Create a digital collage that speaks to the notions of dystopia and/or utopia. You may also wish to incorporate your understanding of 1980s culture and technology, as well as other ideas from Ernest Cline’s novel, “Ready Player One.” Apply your understanding of the history of collage and photomontage as well as principles of design and composition. Create your collage in Adobe Photoshop, using the techniques, tools, and best practices covered in your tutorials and class demos. Some of the material used in your collage should be from online sources—with appropriate citations and links provided on a citation checklist that will be supplied in class. Your digital collage should use at least six separate image sources. (You may also use digital photographs you have taken yourself or scanned if you wish, but some of your sources must be found online.)
We will have a brief introduction to the Photoshop workspace in class, and you are expected to follow the required tutorials as homework and when time is available during class. Your instructor will provide as much one-on-one assistance as possible. You are welcome and encouraged to seek out additional tutorials to supplement your knowledge.
Your Photoshop document should be 8×10 inches at 300 ppi (2400 x 3000 pixels). It may be oriented as landscape or portrait.
- Ready Player One by Ernest Cline (pgs 1-166)
- Media Archeology Lab, About and About > What
- How to Recognize a Dystopia, https://ed.ted.com/lessons/how-to-recognize-a-dystopia-alex-gendler
- Read “photomontage” and “collage” entries in Grove Art Online (search for Grove Art Online in WSU Library’s SearchIT to find this online resource). Copies will also be handed out in class
- Copyright Basics, http://www.copyright.com/learn/media-download/copyright-basics/
- About Creative Commons, http://libguides.libraries.wsu.edu/c.php?g=535328&p=3686205
- About the Public Domain, http://libguides.libraries.wsu.edu/c.php?g=535328&p=3697435
- John Lovett’s “The Elements of Design”, https://www.johnlovett.com/design-overview
- Photoshop CC: 10 Things Beginners Want to Know How To Do
- Fundamental Tools
- Resize an Image
- Use layers
- Refine Selections
- Crop and Straighten
- Easily Remove an Object
- Explore Easy Retouching Options
- Combine Images in Creative Ways
- Anne Roecklein is another contemporary artist who uses collage techniques to address the idea of utopia: http://www.anneroecklein.com/tiny-utopias/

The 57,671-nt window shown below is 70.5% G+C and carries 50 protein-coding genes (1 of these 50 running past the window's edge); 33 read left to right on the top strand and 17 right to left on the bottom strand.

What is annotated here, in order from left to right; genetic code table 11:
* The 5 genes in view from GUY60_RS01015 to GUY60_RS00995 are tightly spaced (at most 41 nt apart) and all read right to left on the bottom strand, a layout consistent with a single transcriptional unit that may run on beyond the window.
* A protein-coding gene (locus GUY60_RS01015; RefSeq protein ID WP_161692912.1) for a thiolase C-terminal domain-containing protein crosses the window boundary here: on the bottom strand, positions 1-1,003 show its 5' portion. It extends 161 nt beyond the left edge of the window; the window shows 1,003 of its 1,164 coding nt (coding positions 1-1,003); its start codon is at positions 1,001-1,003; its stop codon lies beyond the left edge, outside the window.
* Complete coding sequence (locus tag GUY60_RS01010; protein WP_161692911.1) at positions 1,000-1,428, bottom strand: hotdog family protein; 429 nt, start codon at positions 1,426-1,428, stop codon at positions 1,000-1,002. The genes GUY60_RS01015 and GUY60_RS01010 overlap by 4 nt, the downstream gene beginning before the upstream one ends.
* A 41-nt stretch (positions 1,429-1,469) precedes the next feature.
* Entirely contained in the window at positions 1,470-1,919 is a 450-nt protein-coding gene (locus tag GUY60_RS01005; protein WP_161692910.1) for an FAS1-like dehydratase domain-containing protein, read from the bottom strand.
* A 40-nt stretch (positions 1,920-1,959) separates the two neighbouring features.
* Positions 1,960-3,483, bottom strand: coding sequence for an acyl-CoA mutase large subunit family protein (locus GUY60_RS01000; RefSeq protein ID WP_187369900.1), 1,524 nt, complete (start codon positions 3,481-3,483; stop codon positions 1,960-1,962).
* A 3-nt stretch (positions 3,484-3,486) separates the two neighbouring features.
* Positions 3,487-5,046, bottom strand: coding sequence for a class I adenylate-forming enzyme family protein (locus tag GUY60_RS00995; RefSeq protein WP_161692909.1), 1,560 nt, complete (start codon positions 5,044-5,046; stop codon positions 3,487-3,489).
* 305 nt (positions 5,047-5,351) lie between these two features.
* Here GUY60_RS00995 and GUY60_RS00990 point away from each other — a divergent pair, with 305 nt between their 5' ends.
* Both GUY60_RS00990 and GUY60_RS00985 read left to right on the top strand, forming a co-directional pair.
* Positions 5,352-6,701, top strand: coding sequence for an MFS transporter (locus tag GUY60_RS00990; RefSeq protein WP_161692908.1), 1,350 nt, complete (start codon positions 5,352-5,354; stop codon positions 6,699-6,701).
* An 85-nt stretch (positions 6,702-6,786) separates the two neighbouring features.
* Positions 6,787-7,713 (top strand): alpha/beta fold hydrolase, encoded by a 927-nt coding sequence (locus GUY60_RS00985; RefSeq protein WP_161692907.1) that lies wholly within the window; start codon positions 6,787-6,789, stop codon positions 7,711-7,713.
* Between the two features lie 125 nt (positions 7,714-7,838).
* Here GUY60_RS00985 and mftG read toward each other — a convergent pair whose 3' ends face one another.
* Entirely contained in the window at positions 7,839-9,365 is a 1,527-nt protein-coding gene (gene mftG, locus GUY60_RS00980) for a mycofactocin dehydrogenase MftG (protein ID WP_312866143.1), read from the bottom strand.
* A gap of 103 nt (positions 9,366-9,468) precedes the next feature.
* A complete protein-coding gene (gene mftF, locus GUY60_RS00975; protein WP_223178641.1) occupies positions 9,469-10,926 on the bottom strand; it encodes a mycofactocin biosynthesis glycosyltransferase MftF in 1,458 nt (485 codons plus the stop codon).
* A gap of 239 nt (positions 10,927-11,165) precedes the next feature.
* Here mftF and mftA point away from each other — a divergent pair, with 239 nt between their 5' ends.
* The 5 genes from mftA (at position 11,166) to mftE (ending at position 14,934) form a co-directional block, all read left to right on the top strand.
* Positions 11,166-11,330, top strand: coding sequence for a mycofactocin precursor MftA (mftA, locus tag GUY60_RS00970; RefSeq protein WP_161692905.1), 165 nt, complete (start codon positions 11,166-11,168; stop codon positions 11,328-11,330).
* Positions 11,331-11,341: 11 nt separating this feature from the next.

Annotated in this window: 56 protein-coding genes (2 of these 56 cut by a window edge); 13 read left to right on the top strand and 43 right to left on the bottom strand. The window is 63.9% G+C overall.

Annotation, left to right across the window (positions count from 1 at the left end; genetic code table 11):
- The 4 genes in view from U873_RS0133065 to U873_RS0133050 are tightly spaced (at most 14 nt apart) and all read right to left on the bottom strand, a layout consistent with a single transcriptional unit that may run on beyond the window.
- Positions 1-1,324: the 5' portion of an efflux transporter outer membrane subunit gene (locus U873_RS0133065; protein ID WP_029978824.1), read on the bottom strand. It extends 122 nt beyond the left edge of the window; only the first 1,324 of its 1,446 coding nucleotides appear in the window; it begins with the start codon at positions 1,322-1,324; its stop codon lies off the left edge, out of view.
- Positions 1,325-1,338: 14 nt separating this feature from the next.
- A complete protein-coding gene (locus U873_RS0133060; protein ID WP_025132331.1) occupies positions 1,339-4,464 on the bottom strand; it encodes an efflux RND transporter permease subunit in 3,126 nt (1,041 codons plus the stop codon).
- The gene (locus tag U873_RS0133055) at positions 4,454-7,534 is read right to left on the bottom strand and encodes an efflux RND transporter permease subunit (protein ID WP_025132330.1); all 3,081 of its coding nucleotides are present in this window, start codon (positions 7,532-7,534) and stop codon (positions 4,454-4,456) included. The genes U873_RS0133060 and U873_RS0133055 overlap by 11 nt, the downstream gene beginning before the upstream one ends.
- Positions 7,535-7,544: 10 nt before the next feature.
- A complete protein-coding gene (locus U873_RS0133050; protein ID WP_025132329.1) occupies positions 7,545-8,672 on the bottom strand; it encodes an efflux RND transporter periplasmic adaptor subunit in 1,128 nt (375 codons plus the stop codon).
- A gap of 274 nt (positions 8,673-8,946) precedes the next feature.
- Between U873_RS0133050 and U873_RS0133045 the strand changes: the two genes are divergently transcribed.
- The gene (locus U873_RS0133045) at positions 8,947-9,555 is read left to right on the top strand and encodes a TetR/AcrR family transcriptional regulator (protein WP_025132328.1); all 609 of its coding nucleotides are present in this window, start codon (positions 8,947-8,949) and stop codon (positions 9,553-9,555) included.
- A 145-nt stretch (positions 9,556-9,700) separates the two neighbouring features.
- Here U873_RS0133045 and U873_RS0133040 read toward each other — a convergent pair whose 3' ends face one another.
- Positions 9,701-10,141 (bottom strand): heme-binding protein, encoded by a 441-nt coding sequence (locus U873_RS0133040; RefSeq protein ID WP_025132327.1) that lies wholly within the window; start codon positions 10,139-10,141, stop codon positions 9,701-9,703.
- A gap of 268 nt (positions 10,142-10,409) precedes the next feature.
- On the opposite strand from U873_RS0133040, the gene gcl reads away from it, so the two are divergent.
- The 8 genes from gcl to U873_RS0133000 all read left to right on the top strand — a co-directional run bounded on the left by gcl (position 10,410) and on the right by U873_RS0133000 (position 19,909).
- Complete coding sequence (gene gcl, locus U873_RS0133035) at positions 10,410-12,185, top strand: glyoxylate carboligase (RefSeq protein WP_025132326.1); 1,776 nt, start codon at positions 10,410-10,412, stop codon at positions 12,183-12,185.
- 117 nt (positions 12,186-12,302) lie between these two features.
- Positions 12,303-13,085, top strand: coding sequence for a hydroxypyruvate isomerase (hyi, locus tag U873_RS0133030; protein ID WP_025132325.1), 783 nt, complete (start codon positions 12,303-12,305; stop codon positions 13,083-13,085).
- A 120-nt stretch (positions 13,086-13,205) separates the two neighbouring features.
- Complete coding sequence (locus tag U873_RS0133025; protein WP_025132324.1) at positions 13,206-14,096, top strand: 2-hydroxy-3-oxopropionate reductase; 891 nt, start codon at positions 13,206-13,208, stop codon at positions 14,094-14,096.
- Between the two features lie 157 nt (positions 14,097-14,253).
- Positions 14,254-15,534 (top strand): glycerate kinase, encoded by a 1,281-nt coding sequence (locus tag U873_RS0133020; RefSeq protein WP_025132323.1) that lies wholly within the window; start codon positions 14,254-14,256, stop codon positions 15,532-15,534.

- The Internet Archive’s Internet Arcade, https://archive.org/details/internetarcade
- WSU Library’s Creative Commons and the Public Domain: Images, http://libguides.libraries.wsu.edu/creativecommons/images
What you will bring to group critique:
Bring a nearly complete draft of your collage, ready to open in Photoshop to share with the members of your group. Be ready to walk your group through the ideas behind your work and your plans for the finishing touches. Write down their feedback. Also make notes so you can write a critique of the work of one of your group members. Two printed copies of your written critique will be due next class (one copy for your instructor, one for your group member).
As a group, you will also decide on one collage which you will present to the class next time. All group members should be prepared to make comments about the collage in your presentation. The person whose collage is chosen should have it ready on his/her thumbdrive for next class, saved as both a PSD and a high res JPG.
What you will hand in for the final project:
Saved on your thumbdrive,*** in a folder named “yourlastname-project1”:
- Your finished Photoshop file with layers intact (file extension PSD). Your file should be 8×10 inches at 300 ppi (2400 x 3000 pixels).
- Your finished file re-saved as a high resolution jpeg (original resolution, file extension JPG, jpeg quality: max)
- Your finished file re-saved as a low resolution jpeg (800 x 1000 pixels, file extension JPG, jpeg quality: max)
- Your online image sources as you originally downloaded them, with appropriate citation checklist, in a subfolder labeled “image-sources” (These are for the images you use in the final collage only: Do not include images you don’t use.)
Printed to hand in:
- A typed critique of one person from your group critique session (1 page, double-spaced, 12 pt. font)
- A typed explanation of your work (1 page, double-spaced, 12 pt. font), addressing:
- How your design readings informed your compositional strategy and choice of imagery
- How you hope your final image describes, references, or evokes dystopia or utopia, and perhaps 1980s culture and technology as well. Make sure to reference Ready Player One, Ernest Cline’s lecture, and other class resources that contributed to your understanding (Photoshop tutorials, photomontage and collage, elements of design, layering and juxtaposition, etc.)
- How specific Photoshop tools and techniques influenced your creative process.
*** Thumbdrives must be labeled with “your last name” and “DTC201”